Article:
However, that doesn’t change the root question in Captain America: Civil War. Can any society allow such masked, perhaps super-powered, individuals to act unilaterally? Some of them are masked and the authorities don’t know their true names. Can a society of law survive in such circumstances? It is not a simple question and, to its credit, I don’t think Captain America: Civil War presents it that way.

My heart remains with Cap but I think my brain may agree more with Iron Man. I think I have my own civil war, one that most of us have at one time or another – heart versus head. I don’t think that one is going to be resolved any time soon.

At the start of the column, I quoted a line from Buffalo Springfield’s song “For What It’s Worth.” Despite being fifty years old, the piece is remarkably suited for today. Check it out on YouTube or some such place for yourself and see.


John Ostrander is one of LB’s favorite writers in any medium. Don’t forget to read his most excellent blog at ComicMix.

Diana Vacc sees “Sully”

by Diana Vaccarelli

*Warning: this review may contain spoilers!*

sullyFrom Blockbuster/Tentpole Season to Award Season. The earth keeps turning, and Hollywood’s studios are putting out their best work as each tries to garner the top awards.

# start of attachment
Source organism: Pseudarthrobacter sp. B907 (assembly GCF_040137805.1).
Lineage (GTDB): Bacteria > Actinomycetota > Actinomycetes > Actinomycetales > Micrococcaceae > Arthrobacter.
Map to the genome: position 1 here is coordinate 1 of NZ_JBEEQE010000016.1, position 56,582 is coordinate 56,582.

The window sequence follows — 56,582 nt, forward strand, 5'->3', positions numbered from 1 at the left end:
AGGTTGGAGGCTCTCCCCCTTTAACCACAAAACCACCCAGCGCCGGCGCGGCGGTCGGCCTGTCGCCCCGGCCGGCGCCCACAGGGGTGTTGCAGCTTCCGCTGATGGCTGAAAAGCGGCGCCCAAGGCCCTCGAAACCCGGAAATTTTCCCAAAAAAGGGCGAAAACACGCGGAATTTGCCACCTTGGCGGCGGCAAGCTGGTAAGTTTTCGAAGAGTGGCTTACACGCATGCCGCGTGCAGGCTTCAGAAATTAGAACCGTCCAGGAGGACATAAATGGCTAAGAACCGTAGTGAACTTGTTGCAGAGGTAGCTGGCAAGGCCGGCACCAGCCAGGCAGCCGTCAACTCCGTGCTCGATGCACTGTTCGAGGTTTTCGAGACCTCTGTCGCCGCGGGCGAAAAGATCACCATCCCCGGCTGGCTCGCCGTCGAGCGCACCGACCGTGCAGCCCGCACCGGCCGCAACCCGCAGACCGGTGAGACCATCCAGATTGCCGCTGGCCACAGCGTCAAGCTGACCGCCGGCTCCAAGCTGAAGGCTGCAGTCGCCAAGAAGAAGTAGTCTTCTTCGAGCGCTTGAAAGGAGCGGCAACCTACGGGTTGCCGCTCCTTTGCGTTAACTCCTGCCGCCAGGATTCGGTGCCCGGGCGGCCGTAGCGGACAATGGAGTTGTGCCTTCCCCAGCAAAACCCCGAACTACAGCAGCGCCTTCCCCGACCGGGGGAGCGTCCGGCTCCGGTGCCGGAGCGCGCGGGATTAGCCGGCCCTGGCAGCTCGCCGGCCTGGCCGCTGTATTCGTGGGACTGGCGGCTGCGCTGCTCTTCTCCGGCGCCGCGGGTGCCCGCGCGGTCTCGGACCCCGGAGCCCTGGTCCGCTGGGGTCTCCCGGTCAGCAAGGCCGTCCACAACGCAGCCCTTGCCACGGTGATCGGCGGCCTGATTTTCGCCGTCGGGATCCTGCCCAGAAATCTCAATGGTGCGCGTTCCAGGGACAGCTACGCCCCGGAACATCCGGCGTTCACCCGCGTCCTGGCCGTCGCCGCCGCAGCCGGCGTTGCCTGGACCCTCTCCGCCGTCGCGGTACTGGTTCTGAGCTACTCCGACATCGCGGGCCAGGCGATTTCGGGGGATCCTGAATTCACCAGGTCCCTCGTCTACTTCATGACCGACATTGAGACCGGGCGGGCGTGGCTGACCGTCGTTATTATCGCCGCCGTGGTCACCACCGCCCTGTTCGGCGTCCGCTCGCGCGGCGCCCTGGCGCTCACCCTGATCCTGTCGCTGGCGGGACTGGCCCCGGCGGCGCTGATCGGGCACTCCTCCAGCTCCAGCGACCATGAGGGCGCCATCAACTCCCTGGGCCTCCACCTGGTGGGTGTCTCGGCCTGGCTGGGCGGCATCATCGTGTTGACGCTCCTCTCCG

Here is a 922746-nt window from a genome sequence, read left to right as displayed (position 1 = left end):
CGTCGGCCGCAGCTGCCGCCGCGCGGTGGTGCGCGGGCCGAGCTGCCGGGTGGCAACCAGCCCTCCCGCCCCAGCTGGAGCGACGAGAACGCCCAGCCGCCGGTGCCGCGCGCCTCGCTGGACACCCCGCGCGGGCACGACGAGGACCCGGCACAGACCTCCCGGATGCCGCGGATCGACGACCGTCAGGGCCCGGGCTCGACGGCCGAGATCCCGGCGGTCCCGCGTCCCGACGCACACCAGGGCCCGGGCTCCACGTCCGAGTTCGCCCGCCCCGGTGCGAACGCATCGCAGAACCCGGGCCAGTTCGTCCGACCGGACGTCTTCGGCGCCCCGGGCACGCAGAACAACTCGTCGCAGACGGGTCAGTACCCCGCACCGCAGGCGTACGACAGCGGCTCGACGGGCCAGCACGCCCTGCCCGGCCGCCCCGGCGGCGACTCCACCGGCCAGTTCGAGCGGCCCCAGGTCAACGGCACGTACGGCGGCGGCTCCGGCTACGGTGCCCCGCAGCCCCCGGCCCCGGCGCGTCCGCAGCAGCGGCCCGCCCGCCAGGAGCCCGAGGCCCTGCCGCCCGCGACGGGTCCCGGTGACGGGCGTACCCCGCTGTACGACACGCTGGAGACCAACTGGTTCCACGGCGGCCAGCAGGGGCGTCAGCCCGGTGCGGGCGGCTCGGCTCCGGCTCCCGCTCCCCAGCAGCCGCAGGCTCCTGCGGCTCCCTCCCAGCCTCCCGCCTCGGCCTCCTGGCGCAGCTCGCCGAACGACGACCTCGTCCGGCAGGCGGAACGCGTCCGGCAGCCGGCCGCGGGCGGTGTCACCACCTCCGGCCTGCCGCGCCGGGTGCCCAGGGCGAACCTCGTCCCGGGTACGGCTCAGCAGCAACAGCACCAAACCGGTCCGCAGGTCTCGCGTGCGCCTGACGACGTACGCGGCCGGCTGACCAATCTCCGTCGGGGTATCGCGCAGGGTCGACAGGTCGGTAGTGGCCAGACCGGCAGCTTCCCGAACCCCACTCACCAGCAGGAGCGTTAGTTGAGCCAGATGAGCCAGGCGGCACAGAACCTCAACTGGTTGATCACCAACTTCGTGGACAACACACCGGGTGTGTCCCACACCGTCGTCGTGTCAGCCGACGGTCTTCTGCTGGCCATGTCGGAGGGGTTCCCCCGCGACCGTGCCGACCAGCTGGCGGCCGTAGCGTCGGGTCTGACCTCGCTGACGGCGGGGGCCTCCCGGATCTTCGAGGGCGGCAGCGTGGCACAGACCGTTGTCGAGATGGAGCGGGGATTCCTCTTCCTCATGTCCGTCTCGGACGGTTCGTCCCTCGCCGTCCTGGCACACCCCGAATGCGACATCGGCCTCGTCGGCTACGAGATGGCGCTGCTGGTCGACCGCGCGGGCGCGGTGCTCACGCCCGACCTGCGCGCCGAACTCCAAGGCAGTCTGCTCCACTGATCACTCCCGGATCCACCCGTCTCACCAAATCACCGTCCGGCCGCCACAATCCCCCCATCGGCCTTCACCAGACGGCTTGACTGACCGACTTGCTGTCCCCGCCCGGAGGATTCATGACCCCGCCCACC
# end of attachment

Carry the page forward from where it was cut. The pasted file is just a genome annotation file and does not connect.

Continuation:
Sully tells the true story of the “Miracle on the Hudson” when  pilot Chesley Sullenberger became a hero after he made an emergency landing of his limping jetliner on the river and saved everyone on board.

THE GOOD:

  • The acting by Tom Hanks and Aaron Eckhart as Capt. Chesley “Sully” Sullenberger and his Co-Pilot Jeff Skiles kept me engaged and rooting for the characters. Their chemistry as friends and co-workers completely worked. I definitely felt that they’d been working together for years.
  • The story was particularly interesting because of one of the most controversial things about it: The addition of fictional material regarding the FAA investigation of the landing. The film has gotten some static for supposedly “over-emphasizing” the idea that the investigators were “targeting” Sully, but for me this definitely amped up the tension. Literary license in action!
  • The Direction by Clint Eastwood made me feel as though I was a part of the flight and its aftermath. This fellow knows his stuff. I foresee a big future for Mr. E.

THE BAD: 

  • The pace of the film was slow and the focus drifted all over the place. The film kept backtracking from the investigation to the flight and then back again, over and over, and at times it was way too confusing.

Overall, I give this film 3 out of 5 stars.  Interesting but unfocused. (Maybe that reminded me too much of my own life?!)

HAPPY AWARDS SEASON! Enjoy the Movies!